Have you ever been accused of being “privileged?” Of having “unearned privilege?”
Have you ever had that feeling that out of virtually nowhere, people are labeling you, boxing you into a corner, suddenly putting the screws on you to somehow repent for this “unearned privilege” that has been attributed to you?
Have you ever felt, moreover, that no matter how you respond, no matter what you say and how good your intentions are, people assume the worst? Like everything you say and do is possibly offensive?
Do you ever feel like your success in life is talked about as being due to your unearned privilege, rather than the result of your own effort and hard work?
All these things have happened to me many times. They’ve probably happened to you, too. And when you’re able to make sense of what is being said, you can listen and reach an understanding with the person saying it.
But what happens when you can’t make sense of it? What happens when people attribute privilege to you and you can’t fully get what they mean, or why they are criticizing you? When you feel hurt, or guilt, or anger, or resentment? What do you do then? Sure, you can Google a bunch of things and learn about privilege and oppression, but often this doesn’t fully answer the disorientation you feel inside yourself – does it?
Sometimes, if you attempt to talk about your feelings, you may then get told that it is belittling / bigoted / oppressive to “make it all about you” when people who don’t have these privileges face much sharper problems than just “feelings.” Shifting the conversation to your hurt feelings prioritizes those feelings over the lived experiences of those who are oppressed, it is often said.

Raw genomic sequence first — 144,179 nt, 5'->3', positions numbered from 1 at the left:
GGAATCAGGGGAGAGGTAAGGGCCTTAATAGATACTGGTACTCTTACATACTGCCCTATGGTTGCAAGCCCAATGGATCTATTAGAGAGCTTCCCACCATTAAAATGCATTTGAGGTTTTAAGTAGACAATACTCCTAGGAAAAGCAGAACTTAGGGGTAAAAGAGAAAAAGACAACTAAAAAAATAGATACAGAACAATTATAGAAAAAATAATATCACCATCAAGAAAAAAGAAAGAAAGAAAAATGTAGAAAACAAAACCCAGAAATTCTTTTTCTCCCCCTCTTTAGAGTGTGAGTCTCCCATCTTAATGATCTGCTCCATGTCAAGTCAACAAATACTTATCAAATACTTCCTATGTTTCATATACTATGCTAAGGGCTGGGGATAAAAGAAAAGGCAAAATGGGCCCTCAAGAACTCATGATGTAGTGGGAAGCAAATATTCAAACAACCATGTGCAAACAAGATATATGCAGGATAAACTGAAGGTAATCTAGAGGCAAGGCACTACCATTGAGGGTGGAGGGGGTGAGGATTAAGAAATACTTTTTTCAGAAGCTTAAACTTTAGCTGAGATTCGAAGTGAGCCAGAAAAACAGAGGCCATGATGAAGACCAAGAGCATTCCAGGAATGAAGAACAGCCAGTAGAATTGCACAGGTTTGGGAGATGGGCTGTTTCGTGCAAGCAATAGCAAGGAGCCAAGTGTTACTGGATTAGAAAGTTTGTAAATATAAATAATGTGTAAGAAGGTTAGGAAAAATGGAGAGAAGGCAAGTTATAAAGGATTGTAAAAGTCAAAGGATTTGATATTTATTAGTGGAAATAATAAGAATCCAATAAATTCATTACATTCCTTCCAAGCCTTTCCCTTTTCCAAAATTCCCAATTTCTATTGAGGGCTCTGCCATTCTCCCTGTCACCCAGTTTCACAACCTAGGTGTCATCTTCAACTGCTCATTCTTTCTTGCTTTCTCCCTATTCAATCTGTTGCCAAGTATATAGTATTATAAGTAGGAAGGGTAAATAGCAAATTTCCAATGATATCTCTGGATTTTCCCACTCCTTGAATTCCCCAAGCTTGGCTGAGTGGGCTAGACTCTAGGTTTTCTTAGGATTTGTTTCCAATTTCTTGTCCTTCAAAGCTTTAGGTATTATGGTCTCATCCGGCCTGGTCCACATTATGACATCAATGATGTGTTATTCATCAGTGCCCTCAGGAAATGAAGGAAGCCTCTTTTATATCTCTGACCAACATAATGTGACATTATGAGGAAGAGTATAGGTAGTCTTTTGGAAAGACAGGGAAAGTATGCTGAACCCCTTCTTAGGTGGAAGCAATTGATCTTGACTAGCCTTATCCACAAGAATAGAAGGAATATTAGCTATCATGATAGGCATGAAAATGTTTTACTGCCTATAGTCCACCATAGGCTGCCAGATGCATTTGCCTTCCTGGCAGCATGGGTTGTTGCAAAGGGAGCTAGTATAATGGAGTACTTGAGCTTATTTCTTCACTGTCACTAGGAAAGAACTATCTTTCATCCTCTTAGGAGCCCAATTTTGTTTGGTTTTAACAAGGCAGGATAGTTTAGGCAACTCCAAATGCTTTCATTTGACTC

I certainly don’t ever want to erase or cover up the feelings and lived experiences of people who suffer oppressions – but as a very privileged person myself, I recognize the need for spaces for these feelings to be heard and understood. After all, it certainly doesn’t feel like a privilege to be faced with ugly truths and realities you weren’t previously aware of.
Of course feelings don’t substitute for reality. But feelings make up part of the reality – including the feelings of the privileged. And when people with unearned privileges are challenged around those privileges, they may feel disoriented and even threatened.
I feel it is up to me, as a person of many unearned privileges, who knows intimately what this disorientation feels like, to make a space to talk about it. I’ll be writing a series of posts on this blog about this subject and linking the posts together. Stay tuned and feel free to leave comments!